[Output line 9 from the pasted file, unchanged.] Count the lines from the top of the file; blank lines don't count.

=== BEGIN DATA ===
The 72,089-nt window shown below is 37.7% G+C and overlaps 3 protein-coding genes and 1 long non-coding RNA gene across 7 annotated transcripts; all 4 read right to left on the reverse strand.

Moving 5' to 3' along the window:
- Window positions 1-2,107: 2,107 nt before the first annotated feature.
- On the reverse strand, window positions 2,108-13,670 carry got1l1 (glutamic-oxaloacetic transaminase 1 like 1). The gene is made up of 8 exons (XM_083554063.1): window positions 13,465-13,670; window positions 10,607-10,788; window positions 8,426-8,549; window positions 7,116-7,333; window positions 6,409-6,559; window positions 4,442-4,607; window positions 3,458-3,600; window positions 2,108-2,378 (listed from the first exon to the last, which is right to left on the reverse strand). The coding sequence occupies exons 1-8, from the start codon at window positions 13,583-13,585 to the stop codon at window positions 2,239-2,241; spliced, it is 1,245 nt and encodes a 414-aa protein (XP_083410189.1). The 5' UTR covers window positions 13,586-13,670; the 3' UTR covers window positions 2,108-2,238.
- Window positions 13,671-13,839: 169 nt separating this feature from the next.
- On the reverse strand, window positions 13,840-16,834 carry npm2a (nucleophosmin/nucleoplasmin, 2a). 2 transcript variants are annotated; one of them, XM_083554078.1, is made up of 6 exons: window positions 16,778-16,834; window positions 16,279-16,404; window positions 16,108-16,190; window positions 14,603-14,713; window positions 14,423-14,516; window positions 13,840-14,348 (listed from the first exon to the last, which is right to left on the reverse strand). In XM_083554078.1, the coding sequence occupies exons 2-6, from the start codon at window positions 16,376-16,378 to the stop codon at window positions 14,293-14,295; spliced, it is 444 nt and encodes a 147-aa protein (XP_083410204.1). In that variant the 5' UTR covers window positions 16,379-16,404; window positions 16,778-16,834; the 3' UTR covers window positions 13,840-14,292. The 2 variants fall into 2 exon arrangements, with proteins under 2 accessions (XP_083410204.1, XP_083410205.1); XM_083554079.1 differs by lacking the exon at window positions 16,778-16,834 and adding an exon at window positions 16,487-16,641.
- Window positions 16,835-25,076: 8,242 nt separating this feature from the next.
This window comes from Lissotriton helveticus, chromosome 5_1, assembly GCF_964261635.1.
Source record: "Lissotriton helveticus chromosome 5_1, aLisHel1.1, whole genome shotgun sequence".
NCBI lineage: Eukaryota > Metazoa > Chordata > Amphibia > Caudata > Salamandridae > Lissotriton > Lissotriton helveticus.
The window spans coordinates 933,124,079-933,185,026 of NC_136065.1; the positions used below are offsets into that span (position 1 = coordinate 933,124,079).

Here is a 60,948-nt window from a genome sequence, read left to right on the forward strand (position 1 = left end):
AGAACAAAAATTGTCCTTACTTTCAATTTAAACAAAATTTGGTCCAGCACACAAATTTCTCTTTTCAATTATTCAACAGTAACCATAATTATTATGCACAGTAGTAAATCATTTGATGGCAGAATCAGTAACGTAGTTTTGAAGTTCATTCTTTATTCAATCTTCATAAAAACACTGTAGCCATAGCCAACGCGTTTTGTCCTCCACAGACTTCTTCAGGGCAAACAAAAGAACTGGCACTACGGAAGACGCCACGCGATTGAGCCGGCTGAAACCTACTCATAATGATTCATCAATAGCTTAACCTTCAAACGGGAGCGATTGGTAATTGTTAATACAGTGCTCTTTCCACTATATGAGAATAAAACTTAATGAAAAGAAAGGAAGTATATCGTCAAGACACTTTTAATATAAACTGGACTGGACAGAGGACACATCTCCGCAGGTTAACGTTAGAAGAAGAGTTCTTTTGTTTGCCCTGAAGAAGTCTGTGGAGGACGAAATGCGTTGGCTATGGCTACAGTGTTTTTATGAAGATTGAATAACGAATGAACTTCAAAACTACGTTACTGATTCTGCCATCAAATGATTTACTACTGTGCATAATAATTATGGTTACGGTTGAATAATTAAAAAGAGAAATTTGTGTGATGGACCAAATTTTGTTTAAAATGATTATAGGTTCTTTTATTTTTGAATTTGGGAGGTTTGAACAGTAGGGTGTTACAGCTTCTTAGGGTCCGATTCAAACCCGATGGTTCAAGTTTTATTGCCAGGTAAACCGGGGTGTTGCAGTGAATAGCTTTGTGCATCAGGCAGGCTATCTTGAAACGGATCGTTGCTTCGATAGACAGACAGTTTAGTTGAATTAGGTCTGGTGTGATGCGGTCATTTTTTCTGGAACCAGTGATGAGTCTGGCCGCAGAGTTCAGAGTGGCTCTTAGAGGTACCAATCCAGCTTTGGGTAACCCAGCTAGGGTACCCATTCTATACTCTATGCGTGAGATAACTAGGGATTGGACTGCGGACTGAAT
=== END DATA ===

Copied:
Source record: "Lissotriton helveticus chromosome 5_1, aLisHel1.1, whole genome shotgun sequence".